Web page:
Hockey 101

Combative and fierce, hockey is not for the faint of heart. Injuries sustained from this particular sport are particularly tough. Die-hard fans will weather any winter chill to see this fast-and-furious game unfold just feet away. Here are some rules of the ice: 

  • At the highest level of competition, the Stanley Cup playoffs is an elimination tournament in the National Hockey League consisting of four rounds of best-of-seven series. Eight teams from each of the league's two conferences qualify for the playoffs based on regular season records. The final round is dubbed the Stanley Cup Finals, which matches the two conference champions.
  • The ice sheet is commonly known as the rink, which is divided into zones by a red line at center ice.  A standard North American rink measures 200 feet by 85 feet; European ice surfaces are slightly larger.
  • The puck is made of black, vulcanized rubber. The puck can be moved with the hockey stick or the feet. Any hand-puck contact is illegal.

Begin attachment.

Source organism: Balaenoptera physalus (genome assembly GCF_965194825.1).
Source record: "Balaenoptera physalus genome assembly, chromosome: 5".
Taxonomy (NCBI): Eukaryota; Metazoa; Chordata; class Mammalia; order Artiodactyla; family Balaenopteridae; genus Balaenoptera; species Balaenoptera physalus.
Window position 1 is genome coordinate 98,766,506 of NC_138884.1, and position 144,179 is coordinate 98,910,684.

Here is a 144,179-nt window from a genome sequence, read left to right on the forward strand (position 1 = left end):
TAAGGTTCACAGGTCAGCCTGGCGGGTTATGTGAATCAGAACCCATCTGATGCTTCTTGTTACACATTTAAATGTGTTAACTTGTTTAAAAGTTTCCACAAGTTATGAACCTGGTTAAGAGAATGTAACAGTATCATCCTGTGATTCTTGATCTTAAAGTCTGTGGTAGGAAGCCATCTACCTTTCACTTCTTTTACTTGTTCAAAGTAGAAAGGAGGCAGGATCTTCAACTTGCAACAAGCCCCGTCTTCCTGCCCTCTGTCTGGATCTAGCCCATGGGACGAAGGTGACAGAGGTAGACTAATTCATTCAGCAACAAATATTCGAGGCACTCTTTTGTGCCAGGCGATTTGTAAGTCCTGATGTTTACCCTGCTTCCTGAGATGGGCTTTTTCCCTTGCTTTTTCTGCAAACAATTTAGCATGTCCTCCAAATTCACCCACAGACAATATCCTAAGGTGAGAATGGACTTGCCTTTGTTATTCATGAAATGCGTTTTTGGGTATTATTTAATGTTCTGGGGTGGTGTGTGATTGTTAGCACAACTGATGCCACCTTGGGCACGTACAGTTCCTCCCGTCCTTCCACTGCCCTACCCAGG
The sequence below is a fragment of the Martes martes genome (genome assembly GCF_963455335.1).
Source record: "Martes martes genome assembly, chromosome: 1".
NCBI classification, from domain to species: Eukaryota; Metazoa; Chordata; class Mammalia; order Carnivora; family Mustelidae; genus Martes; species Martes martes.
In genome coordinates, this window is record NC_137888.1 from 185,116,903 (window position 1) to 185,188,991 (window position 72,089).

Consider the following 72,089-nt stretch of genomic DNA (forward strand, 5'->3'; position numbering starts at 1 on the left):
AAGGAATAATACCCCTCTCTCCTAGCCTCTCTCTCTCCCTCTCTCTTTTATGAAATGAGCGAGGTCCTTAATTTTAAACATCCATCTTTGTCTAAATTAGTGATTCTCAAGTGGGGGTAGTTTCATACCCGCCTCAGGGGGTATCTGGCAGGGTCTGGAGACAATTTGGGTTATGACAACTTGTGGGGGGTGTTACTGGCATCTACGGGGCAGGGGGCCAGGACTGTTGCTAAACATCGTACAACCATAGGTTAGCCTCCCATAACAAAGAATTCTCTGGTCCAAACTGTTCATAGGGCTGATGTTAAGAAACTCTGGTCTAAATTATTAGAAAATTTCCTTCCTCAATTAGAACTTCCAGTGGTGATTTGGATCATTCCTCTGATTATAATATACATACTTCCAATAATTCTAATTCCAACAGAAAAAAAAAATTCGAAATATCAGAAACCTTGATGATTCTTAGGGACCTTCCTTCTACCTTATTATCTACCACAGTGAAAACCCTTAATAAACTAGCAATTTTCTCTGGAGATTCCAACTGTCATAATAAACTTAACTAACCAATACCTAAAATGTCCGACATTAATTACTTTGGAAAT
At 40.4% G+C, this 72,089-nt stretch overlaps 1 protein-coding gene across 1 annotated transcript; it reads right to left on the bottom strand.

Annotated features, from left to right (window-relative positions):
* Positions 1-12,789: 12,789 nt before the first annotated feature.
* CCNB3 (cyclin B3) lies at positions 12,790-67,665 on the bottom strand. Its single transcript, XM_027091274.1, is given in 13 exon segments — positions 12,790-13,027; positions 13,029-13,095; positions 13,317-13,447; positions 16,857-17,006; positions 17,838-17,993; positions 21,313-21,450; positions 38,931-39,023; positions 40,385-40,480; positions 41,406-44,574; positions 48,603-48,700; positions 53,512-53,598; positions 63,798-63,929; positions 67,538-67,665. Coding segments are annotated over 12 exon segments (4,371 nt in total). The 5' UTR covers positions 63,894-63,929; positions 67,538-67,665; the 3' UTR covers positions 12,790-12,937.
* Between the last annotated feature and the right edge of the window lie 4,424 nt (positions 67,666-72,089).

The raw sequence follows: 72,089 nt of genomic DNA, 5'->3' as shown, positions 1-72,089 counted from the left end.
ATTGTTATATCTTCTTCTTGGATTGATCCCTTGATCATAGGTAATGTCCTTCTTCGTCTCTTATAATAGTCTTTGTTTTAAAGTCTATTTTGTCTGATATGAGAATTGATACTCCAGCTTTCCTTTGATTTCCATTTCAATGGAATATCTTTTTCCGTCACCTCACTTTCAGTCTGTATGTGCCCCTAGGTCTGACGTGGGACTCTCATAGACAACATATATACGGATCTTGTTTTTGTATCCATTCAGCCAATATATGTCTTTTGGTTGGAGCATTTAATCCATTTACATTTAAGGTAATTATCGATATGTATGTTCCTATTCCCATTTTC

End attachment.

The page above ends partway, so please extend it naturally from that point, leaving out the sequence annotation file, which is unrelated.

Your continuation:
• Goals are scored by using the stick to shoot the puck into the opponent's net.  A shot that inadvertently deflects into the net off another player's body is allowed to stand as a goal.

See the 2010 Olympic Hockey final, Canada vs. USA:

more hockey

Basketball 101

Lots of fast-paced action, lots of high-stakes drama, and some of the tallest guys you've ever seen! This is a sport where even sometimes-fans would pay a small fortune for courtside seats, so here are a few rules of the game:

• The object of the game is to outscore one's opponents by throwing the ball through the opponents' basket from above while preventing the opponents from doing so on their own.

• An attempt to score is called a shot. A successful shot is worth two points, or three points if it is taken from very far away.

• NBA games are played in four quarters of 10 or 12 minutes. Teams exchange baskets for the second half.

• Overtime periods are five minutes in length.

• The time allowed is actual playing time; the clock is stopped while the play is not active. So like football, games generally take much longer to complete than the allotted game time, typically about two hours.

• NBA games are controlled by the officials consisting of the crew chief, one or two referees and the table officials.

See LeBron James in action:

more basketball 101


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Sports 101: Hockey 101 - Basketball 101
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